Notes on the KJV of Hebrews
Wherefore, holy brethren, partakers of the heavenly calling, consider the Apostle and High Priest of our profession, Christ Jesus;
Who was faithful to him that appointed him, as also Moses was faithful in his house.
For this man was counted worthy of more glory than Moses, inasmuch as he who hath builded the house hath more honour than the house.
For every house is builded by some man; but he that built all things is God.
And Moses verily was faithful in all his house, as a servant, for a testimony of those things which were to be spoken after;
But Christ as a son over his own house; whose house are we, if we hold fast the confidence and the rejoicing of the hope firm unto the end.
Wherefore (as the Holy Ghost saith, To day if ye will hear his voice,
Harden not your hearts, as in the provocation, in the day of temptation in the wilderness:
When your fathers tempted me, proved me, and saw my works forty years.
Wherefore I was grieved with that generation, and said, They do alway err in their heart; and they have not known my ways.
So I sware in my wrath, They shall not enter into my rest.)
Take heed, brethren, lest there be in any of you an evil heart of unbelief, in departing from the living God.
But exhort one another daily, while it is called To day; lest any of you be hardened through the deceitfulness of sin.
For we are made partakers of Christ, if we hold the beginning of our confidence steadfast unto the end;
While it is said, To day if ye will hear his voice, harden not your hearts, as in the provocation.
For some, when they had heard, did provoke: howbeit not all that came out of Egypt by Moses.
But with whom was he grieved forty years? was it not with them that had sinned, whose carcases fell in the wilderness?
And to whom sware he that they should not enter into his rest, but to them that believed not?
So we see that they could not enter in because of unbelief.
Nowadays we would expand verse 1 to say “holy brothers and sisters.” This a correction of the text, not a translation, as the patriarchal language of the time addressed only men. It’s a necessary correction prompted by the Holy Spirit.
The members of the believing community are called “holy”, Greek hagioi, which means they are consecrated to God, like priests or the offerings they made to God. The community as a whole and as individuals is seen as taking over the status of the Jewish priesthood.
Jesus himself is called “Apostle” (sent by God) and High Priest (representative of the people to God and on occasion of God to the people). The apostolic and priestly functions of the believing community are derived from Jesus.
Moses is designated as a faithful servant in God’s house (hold), that is in God’s people. He is nevertheless part of the household, whereas Jesus is the builder of the household, which is the believing community. This would identify Jesus with God were he not given a special place in the household as the Son of God who shares in building it. The community keeps this identity if it holds firm the “boldness (parresia) and the boasting (kauchema) of hope” Both words are used by St Paul also, to designate the scandalous lack of fear towards God and the joyful self-confidence of these believers. We might translate, “if we remain bold and boastful in our hope” -yes, that’s a bit extreme, but it defines an unusual, almost irreligious, temperament.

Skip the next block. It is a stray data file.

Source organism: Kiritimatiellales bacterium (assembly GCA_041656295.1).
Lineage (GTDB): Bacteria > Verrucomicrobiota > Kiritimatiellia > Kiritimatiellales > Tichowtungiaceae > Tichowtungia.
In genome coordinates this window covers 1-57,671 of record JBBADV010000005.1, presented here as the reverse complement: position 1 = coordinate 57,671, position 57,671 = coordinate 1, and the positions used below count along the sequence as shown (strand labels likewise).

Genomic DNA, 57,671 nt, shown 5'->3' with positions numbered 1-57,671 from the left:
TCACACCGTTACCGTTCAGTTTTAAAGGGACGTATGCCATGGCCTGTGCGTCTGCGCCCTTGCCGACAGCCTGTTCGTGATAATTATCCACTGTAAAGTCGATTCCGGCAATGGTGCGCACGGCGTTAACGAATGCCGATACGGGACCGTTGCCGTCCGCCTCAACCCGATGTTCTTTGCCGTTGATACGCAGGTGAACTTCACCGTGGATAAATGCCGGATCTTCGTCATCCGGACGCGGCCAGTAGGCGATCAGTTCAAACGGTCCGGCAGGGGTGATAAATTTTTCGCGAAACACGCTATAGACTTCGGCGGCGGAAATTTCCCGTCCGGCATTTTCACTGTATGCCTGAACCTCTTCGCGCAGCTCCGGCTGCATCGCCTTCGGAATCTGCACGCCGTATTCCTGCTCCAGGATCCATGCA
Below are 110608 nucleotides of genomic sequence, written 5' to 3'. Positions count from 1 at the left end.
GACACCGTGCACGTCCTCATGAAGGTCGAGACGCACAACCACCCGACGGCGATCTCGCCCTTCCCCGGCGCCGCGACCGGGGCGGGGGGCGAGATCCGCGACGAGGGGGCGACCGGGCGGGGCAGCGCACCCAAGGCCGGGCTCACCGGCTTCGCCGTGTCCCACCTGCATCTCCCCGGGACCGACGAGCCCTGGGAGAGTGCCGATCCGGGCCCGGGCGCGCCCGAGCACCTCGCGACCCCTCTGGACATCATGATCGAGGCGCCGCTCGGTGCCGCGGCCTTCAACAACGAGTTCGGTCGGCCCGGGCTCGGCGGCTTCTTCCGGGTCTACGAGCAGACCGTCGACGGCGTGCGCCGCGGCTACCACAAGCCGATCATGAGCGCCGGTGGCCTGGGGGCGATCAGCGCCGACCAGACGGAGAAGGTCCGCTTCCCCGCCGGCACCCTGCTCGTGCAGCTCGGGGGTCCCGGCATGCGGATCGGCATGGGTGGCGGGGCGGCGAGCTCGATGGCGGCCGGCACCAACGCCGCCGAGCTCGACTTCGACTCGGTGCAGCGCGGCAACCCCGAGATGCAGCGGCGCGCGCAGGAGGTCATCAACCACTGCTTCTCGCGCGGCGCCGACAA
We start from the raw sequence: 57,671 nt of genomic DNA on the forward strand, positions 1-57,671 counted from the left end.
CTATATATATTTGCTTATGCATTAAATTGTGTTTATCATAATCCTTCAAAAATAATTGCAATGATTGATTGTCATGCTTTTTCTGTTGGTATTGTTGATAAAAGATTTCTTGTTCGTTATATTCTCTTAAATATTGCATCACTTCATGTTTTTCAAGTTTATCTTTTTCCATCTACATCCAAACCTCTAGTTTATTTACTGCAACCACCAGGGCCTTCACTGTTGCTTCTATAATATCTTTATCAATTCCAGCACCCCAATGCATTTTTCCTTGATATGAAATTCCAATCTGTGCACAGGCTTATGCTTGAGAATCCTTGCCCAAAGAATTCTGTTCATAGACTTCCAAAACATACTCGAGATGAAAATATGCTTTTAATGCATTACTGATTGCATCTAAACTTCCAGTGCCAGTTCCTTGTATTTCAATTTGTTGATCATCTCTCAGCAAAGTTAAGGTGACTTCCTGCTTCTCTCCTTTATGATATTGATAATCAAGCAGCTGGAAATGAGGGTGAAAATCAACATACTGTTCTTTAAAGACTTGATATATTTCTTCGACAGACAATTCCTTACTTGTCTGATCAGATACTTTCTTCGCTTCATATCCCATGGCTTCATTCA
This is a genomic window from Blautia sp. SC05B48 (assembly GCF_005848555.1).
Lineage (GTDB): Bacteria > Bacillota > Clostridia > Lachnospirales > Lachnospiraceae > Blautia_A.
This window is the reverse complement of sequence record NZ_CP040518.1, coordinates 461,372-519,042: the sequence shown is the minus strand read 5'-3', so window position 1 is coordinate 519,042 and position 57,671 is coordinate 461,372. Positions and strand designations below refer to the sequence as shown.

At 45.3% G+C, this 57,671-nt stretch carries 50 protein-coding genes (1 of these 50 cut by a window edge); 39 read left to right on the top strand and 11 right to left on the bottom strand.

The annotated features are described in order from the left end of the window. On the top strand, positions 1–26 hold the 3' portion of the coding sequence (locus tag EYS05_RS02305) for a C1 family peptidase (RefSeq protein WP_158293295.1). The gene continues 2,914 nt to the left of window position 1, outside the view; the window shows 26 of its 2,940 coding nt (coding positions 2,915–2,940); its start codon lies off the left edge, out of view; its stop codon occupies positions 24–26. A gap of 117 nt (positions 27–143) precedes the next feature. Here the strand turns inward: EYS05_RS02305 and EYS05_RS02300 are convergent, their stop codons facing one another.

The quotations from Psalm 95 and Numbers14 reflect a strand of Israel’s sojourn in the wilderness in which they were tested by God but also by their disobedience put God to the test. The key incident is that of the golden calf, that is, an act of deliberate idolatry. This is called “provocation” (Greek parapikrasmos) which indicates bitter rebellion, and testing (Greek peirasmos). The author puts these together and analyses their cause as a-pistia, meaning unbelief, idolatry.
The Psalm and the passage from Numbers provide a very negative interpretation of the wilderness story- the first generation of wilderness Jews are depicted as hardened in heart, impervious to God’s pleading, and therefore deprived of entry into the land of promise, which is called “God’s rest.” The KJV well translates the consequence, “their carcasses fell in the wilderness”
The word “today” in the Psalm is given prominence as the present moment of turning towards the God who calls. This “today” is similar to St. Paul’s statement that “now is the day of salvation”, but it is qualified by the condition “if you hear his voice”; those who do not hear and turn may find their hearts hardened against the living God, and may “depart from him”. Believers are admitted to God’s household, to share boldly in his goodness, but those who depart should recognise the seriousness of what they are doing: they will forfeit the “rest” promised by God. Today is the joyful moment of the gospel call but it won’t last for ever.
Verse 14 is important as it states the positive condition which believers may lose if they neglect the living God and turn to idols. KJV translates “we are partakers of Christ” but the word metochos in Greek was often used of commercial partnerships, and this commercial flavour may be continued in the Greek hupostaseos, which was used of the financial undertaking involved in a commercial rental. Perhaps we could translate: “we are partners with Christ if we hold to the undertaking we made at the start until the end.” This partnership is with the one who as the Son builds the household of God. It is the result of faith and is a prerequisite for entering the rest which God has provided.